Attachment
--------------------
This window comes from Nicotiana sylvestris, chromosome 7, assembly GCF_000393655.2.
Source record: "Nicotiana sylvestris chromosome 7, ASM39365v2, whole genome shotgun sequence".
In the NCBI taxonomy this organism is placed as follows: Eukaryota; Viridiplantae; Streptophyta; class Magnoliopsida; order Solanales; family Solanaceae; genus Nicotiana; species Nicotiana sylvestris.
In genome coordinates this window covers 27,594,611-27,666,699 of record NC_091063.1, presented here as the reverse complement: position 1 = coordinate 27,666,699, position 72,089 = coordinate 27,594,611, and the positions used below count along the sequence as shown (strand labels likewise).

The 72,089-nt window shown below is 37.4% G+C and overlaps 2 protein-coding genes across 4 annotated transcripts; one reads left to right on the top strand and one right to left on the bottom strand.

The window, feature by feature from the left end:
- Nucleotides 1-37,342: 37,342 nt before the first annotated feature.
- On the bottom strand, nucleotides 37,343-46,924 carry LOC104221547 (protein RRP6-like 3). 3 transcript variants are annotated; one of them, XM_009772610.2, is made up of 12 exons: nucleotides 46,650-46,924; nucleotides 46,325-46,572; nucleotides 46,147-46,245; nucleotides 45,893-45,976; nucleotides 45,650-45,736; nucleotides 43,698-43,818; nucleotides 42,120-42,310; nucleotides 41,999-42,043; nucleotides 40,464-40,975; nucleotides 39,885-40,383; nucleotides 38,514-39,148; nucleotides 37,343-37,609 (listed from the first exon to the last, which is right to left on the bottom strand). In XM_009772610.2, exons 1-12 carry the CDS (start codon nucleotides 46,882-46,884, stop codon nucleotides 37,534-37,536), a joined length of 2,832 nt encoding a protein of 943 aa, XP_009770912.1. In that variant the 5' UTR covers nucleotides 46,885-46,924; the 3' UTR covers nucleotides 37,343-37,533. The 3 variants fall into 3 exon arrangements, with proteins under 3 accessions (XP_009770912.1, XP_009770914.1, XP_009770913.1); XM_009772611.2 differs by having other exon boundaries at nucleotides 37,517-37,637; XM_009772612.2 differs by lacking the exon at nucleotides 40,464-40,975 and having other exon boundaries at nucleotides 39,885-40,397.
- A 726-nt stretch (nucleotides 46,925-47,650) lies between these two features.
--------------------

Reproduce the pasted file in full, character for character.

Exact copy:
This window comes from Nicotiana sylvestris, chromosome 7, assembly GCF_000393655.2.
Source record: "Nicotiana sylvestris chromosome 7, ASM39365v2, whole genome shotgun sequence".
In the NCBI taxonomy this organism is placed as follows: Eukaryota; Viridiplantae; Streptophyta; class Magnoliopsida; order Solanales; family Solanaceae; genus Nicotiana; species Nicotiana sylvestris.
In genome coordinates this window covers 27,594,611-27,666,699 of record NC_091063.1, presented here as the reverse complement: position 1 = coordinate 27,666,699, position 72,089 = coordinate 27,594,611, and the positions used below count along the sequence as shown (strand labels likewise).

The 72,089-nt window shown below is 37.4% G+C and overlaps 2 protein-coding genes across 4 annotated transcripts; one reads left to right on the top strand and one right to left on the bottom strand.

The window, feature by feature from the left end:
- Nucleotides 1-37,342: 37,342 nt before the first annotated feature.
- On the bottom strand, nucleotides 37,343-46,924 carry LOC104221547 (protein RRP6-like 3). 3 transcript variants are annotated; one of them, XM_009772610.2, is made up of 12 exons: nucleotides 46,650-46,924; nucleotides 46,325-46,572; nucleotides 46,147-46,245; nucleotides 45,893-45,976; nucleotides 45,650-45,736; nucleotides 43,698-43,818; nucleotides 42,120-42,310; nucleotides 41,999-42,043; nucleotides 40,464-40,975; nucleotides 39,885-40,383; nucleotides 38,514-39,148; nucleotides 37,343-37,609 (listed from the first exon to the last, which is right to left on the bottom strand). In XM_009772610.2, exons 1-12 carry the CDS (start codon nucleotides 46,882-46,884, stop codon nucleotides 37,534-37,536), a joined length of 2,832 nt encoding a protein of 943 aa, XP_009770912.1. In that variant the 5' UTR covers nucleotides 46,885-46,924; the 3' UTR covers nucleotides 37,343-37,533. The 3 variants fall into 3 exon arrangements, with proteins under 3 accessions (XP_009770912.1, XP_009770914.1, XP_009770913.1); XM_009772611.2 differs by having other exon boundaries at nucleotides 37,517-37,637; XM_009772612.2 differs by lacking the exon at nucleotides 40,464-40,975 and having other exon boundaries at nucleotides 39,885-40,397.
- A 726-nt stretch (nucleotides 46,925-47,650) lies between these two features.